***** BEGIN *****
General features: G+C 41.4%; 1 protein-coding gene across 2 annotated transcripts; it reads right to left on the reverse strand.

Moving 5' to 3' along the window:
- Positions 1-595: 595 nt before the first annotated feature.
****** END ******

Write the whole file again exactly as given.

General features: G+C 41.4%; 1 protein-coding gene across 2 annotated transcripts; it reads right to left on the reverse strand.

Moving 5' to 3' along the window:
- Positions 1-595: 595 nt before the first annotated feature.